Heritage - The Anderton Boat Lift » River Weaver Navigation Society

The Anderton Boat Lift was originally built in 1875

Salt trade before the Lift was built - note the chutes centre of image

The Anderton Boat Lift as originally constructed

The Salt chute along side the Anderton Boat Lift

The Lift was converted to electric in 1908

Conversion to electric operation is underway

The lift after conversion to electic with its counter balance weights

Narrowboats await passage on the Lift in 1950's

The Anderton Boat Lift today

Visitors take a trip on the Edwin Clark

The Weaver is only navigable from Winsford Bridge to its confluence with the Ship Canal

The Anderton Boat Lift

The Anderton Boat Lift has an amazing story from when it was originally built in 1875 to its restoration by the local community in 2002.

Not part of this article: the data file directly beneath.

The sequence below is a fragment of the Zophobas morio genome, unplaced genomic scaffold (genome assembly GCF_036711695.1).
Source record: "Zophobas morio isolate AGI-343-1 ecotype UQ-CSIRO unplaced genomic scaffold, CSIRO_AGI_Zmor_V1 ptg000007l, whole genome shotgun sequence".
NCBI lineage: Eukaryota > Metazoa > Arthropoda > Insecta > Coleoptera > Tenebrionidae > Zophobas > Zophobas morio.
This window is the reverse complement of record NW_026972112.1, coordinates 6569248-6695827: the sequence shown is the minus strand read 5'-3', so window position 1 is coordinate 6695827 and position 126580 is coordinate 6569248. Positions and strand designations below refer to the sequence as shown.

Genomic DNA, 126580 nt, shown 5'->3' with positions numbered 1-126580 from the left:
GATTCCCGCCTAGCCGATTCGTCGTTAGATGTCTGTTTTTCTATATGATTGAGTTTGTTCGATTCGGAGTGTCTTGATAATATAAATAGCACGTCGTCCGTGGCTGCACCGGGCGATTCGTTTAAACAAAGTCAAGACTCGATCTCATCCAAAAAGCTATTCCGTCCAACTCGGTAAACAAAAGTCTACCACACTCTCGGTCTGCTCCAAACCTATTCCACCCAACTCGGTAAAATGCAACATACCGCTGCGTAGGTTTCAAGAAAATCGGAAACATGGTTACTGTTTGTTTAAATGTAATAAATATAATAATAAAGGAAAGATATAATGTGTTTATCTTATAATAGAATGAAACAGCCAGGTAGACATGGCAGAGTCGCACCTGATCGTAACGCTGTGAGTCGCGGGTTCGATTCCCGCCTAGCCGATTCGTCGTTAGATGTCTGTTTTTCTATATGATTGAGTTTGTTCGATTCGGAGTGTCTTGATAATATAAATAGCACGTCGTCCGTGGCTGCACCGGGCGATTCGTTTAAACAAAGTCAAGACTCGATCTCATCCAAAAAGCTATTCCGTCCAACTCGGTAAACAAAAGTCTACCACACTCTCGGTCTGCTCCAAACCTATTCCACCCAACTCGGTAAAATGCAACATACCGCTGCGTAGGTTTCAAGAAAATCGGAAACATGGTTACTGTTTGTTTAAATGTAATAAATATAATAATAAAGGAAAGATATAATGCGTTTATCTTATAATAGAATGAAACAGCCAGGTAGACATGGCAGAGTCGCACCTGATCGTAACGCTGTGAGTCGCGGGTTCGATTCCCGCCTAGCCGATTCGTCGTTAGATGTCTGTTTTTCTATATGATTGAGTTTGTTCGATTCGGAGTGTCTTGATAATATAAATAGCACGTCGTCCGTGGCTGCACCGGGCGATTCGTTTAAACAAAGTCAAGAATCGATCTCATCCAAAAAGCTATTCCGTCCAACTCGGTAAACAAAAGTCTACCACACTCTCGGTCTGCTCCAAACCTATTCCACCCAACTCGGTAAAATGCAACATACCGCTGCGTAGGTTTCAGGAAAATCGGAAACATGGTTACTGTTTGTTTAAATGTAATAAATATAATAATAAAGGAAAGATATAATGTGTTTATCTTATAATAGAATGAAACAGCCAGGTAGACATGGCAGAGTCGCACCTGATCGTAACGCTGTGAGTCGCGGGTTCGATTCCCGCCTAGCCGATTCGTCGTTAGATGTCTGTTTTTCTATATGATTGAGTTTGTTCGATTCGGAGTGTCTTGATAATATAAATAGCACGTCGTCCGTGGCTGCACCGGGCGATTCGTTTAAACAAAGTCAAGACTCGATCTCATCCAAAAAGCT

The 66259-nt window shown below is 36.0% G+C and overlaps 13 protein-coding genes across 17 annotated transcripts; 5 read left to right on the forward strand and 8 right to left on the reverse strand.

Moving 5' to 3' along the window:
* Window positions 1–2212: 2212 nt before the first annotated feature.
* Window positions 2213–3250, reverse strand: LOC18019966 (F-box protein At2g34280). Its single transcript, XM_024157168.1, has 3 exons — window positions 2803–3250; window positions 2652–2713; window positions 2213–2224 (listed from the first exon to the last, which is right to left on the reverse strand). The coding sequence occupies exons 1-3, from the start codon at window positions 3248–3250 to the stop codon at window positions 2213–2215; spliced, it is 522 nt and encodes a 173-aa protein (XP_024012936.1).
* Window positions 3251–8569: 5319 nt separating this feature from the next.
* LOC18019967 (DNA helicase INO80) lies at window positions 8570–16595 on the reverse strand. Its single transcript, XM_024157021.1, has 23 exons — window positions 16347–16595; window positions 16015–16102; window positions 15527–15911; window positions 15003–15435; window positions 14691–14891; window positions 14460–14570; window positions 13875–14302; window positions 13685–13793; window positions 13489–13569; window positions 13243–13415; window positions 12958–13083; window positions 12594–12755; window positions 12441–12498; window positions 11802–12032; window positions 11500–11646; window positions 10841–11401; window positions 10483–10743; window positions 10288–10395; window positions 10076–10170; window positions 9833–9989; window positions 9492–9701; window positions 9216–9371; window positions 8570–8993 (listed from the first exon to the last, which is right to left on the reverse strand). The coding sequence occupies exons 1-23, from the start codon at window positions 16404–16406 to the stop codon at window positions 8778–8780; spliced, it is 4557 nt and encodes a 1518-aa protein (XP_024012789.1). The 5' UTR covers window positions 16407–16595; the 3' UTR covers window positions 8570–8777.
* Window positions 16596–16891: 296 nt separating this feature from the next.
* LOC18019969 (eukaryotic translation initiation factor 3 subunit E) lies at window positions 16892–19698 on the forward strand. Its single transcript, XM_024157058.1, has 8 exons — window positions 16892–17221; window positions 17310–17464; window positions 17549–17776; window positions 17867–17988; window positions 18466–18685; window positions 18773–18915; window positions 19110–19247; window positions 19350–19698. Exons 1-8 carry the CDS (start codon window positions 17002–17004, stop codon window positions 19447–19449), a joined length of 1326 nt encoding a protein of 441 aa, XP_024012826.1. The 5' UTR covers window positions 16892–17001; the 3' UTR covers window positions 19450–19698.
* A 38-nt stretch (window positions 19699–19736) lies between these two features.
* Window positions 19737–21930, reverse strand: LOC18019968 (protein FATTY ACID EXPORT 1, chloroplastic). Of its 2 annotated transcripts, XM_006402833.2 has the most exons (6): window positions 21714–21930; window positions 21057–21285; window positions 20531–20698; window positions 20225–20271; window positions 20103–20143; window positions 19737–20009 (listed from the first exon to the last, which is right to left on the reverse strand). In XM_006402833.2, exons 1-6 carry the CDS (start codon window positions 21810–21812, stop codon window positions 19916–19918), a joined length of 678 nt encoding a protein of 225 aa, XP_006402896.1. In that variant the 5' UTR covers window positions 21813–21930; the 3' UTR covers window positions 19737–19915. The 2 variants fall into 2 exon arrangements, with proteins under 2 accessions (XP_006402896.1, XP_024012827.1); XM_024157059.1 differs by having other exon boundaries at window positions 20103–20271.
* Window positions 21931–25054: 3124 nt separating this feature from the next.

Built in 1875, under the direction of Victorian Engineers Edward Leader Williams, John Watt Sandeman and Edwin Clark, the Lift carries boats 54 feet and 4 inches from the River Weaver up the Trent and Mersey Canal.  

Prior to that, goods were transferred between the two waterways by chutes which was slow and labour intensive. 

Originally built under hydraulic power the Lift was converted to electric in 1908 under the supervision of Colonel J. A.Saner - Engineer to the Weaver Navigation Trustees. 

In 1983, the Lift was deemed unsafe and closed to traffic but through both pressure and hard work from the local community – especially the Friends of the Anderton Boat Lift – a £7 million restoration programme brought the Lift back to life on 26th March 2002. 

A great champion of the Lift was the late Fred Dibnah MBE, who visited the Lift and the River Weaver Navigation in 2004 at the end of a day's filming assignment. 

Fred described the Lift as “simply wonderful”. 

Read more about the Lift from photo journalist Keith Langston.

Images courtesy of the Keith Langston Collection. 

Hover the images to stop and view


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